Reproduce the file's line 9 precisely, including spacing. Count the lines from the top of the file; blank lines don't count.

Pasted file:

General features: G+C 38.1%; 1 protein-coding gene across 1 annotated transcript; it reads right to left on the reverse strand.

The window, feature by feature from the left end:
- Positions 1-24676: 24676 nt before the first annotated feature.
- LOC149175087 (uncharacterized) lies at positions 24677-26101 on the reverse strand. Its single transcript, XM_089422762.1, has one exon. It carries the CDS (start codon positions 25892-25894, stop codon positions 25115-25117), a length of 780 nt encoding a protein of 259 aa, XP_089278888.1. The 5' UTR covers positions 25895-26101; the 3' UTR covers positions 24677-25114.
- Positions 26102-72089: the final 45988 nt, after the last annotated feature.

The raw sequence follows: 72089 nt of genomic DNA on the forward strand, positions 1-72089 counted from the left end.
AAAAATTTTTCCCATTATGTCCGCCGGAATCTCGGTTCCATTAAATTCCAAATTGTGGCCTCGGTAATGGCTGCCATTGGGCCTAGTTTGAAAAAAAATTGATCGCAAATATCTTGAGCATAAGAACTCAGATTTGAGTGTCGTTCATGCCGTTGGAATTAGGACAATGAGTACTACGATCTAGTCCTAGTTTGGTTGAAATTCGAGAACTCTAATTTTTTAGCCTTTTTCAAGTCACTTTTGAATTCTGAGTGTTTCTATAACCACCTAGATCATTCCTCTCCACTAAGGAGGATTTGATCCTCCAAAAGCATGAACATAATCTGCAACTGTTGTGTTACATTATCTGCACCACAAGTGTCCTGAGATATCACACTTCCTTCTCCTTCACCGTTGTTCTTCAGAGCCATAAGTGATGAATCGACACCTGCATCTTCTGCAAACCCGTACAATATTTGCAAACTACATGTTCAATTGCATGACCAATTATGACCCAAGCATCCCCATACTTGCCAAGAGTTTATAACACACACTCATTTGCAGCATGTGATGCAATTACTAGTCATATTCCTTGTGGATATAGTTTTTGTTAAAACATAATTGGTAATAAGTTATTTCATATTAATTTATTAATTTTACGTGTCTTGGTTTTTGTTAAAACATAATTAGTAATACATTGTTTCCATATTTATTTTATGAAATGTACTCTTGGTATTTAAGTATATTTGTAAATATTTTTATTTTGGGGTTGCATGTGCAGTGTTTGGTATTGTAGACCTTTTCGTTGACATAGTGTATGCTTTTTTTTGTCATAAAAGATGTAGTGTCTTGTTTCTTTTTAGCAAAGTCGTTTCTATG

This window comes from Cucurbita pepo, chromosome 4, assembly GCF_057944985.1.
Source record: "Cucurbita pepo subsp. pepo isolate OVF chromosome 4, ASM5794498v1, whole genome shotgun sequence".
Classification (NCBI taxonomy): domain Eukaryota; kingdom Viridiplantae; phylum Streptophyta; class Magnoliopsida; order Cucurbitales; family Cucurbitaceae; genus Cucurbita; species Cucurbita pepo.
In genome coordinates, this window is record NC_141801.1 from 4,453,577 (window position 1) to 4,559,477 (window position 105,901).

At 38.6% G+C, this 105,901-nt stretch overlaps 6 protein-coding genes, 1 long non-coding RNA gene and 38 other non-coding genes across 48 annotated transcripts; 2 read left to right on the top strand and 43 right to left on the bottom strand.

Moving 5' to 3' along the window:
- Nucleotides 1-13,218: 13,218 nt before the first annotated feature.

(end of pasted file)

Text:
Source record: "Cucurbita pepo subsp. pepo isolate OVF chromosome 4, ASM5794498v1, whole genome shotgun sequence".